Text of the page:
The recent piece by The Economist on the Indian elections has become a barometer of how the outside world views the front-runner, Narendra Modi. The last line is: ďIndia deserves betterĒ. The New York Times analysis had a similar tone and tenor, as did the Guardian. The ghost of 2002, it appears, will hover around his chair for some time to come, even if that chair is the one in the corner office at South Block, which Manmohan Singh seems eager to vacate. The cause for the concern is reflected in the massive, unprecedented media blitz that the BJP has launched. Apart from the huge budget, it is so symbolic of Modi operandi, the way that things will be in a Modi-led government: a one-man show. Pick up any major newspaper over the past 10 days and his unsmiling visage is the first thing you see. And the only thing you see. There is no other leader, not even the party president.
Equally, it spells out the way that his government is likely to function. It is also indicative of why India Inc, and the stock markets, are so gung ho about the prospect of Modi at 7 Race Course Road. The Economist in its Schumpeter column looks at how big business would like Modi to govern. ďThey (corporates) hope Mr Modi will make decisions fast. They want to see him unleash his administrative skills on the central-government machine, banging heads together, rationalising Byzantine procedures and making rules predictable. Clean firms also hope he could use his oratory and force of personality to combat graft. Plenty of people may feel India Incís support for Mr Modi is unprincipled. But at a time when confidence in the countryís economy is at a low, it is easy to see why firms are drawn to pragmatism, and backing their best hope for a government that works better.Ē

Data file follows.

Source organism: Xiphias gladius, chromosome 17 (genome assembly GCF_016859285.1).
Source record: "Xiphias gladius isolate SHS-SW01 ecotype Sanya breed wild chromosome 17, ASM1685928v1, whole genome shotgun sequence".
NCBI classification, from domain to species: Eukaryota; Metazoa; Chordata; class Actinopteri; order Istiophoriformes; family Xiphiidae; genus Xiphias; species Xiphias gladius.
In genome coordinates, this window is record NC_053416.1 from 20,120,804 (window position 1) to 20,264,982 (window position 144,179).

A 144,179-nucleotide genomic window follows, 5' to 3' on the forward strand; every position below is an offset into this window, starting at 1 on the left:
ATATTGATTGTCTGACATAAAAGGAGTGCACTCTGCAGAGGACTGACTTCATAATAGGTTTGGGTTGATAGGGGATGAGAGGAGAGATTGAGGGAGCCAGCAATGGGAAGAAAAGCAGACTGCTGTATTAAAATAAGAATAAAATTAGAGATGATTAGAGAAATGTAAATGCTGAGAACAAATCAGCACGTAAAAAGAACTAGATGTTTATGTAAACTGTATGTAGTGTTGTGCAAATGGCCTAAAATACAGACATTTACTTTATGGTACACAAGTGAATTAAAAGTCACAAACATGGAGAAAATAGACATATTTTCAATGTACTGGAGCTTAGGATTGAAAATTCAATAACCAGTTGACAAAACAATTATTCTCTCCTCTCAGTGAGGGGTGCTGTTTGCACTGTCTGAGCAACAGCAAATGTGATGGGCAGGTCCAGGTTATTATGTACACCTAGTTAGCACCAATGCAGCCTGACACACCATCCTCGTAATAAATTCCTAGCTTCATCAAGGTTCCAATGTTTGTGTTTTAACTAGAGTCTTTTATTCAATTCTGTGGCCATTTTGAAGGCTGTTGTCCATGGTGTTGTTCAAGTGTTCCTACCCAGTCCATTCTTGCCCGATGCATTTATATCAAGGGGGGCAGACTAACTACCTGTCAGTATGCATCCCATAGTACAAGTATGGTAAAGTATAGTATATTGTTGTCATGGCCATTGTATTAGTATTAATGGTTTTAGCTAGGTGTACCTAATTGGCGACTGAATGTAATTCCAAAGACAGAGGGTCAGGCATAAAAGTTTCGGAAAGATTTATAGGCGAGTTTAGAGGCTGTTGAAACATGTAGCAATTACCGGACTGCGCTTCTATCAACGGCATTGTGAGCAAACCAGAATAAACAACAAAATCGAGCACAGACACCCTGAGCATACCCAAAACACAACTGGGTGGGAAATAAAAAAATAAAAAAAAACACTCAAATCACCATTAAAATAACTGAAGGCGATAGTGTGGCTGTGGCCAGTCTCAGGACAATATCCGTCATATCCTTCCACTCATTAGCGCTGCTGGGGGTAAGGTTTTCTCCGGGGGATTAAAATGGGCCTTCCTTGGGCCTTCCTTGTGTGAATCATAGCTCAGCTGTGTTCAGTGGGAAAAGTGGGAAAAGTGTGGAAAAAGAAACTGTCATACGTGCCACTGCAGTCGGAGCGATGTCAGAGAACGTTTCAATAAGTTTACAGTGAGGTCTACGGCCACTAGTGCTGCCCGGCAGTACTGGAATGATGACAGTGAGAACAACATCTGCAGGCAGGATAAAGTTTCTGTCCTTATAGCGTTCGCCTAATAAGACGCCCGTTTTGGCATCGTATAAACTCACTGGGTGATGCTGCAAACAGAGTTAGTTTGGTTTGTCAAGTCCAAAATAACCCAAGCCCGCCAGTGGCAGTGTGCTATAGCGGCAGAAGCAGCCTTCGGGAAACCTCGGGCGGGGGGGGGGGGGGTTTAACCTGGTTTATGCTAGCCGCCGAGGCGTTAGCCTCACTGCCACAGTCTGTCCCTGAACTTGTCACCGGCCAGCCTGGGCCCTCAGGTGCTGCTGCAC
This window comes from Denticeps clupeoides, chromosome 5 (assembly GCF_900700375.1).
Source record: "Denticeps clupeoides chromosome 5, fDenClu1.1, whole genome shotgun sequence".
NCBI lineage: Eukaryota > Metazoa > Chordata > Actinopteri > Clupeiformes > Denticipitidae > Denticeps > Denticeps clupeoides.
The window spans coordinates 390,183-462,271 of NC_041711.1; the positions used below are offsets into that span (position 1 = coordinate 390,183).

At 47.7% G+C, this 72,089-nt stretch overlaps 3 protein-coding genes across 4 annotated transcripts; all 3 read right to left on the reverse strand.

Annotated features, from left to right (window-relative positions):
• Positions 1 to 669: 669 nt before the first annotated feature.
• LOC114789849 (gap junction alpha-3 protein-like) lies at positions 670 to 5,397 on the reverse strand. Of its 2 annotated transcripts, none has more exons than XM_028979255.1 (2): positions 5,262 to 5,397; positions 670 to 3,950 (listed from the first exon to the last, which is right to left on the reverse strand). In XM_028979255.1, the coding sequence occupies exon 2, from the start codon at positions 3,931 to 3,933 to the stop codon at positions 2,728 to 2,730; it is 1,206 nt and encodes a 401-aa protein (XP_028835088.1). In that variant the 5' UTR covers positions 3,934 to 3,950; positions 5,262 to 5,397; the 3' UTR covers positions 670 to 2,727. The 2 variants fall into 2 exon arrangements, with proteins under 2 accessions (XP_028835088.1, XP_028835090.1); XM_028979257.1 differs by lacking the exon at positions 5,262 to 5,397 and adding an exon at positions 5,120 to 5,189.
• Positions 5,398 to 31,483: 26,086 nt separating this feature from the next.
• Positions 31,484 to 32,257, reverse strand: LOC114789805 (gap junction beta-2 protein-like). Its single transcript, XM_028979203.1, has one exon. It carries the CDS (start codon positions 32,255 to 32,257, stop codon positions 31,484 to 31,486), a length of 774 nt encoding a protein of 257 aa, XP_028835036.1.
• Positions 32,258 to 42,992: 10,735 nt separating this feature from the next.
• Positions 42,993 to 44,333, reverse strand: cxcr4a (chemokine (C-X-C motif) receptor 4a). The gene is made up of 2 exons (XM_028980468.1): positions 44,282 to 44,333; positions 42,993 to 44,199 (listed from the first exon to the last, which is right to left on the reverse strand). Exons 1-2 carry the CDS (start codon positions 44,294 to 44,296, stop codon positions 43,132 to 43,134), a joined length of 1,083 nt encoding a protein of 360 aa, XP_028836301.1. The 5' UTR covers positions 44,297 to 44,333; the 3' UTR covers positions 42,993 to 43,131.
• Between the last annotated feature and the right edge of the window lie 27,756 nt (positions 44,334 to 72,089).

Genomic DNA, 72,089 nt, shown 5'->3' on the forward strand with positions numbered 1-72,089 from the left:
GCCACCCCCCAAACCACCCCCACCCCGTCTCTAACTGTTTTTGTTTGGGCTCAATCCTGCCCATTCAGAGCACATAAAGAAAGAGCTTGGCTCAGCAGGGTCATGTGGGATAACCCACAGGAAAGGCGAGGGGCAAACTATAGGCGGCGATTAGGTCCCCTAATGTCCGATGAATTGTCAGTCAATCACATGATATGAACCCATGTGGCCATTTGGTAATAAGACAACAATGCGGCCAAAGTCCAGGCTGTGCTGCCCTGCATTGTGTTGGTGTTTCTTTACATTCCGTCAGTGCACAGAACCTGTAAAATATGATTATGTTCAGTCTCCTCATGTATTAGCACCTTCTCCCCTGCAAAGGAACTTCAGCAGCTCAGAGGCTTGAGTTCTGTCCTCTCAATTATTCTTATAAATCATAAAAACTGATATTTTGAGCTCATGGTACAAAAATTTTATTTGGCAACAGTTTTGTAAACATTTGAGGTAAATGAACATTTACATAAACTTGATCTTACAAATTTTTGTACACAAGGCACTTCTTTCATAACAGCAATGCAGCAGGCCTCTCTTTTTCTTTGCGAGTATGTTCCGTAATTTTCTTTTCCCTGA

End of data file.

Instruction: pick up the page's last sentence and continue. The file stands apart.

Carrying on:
A government that works better is not such a stretch considering the record of UPA II. What is key is whether big business has embraced some grand illusion or is their faith justified? Most of them are going by his record in Gujarat where his pro-business policies, focus on infrastructure and sops for the private sector will be the legacy he leaves behind if he moves to Race Course Road. What is even more indicative of Modi Operandi will be the fact that Gujarat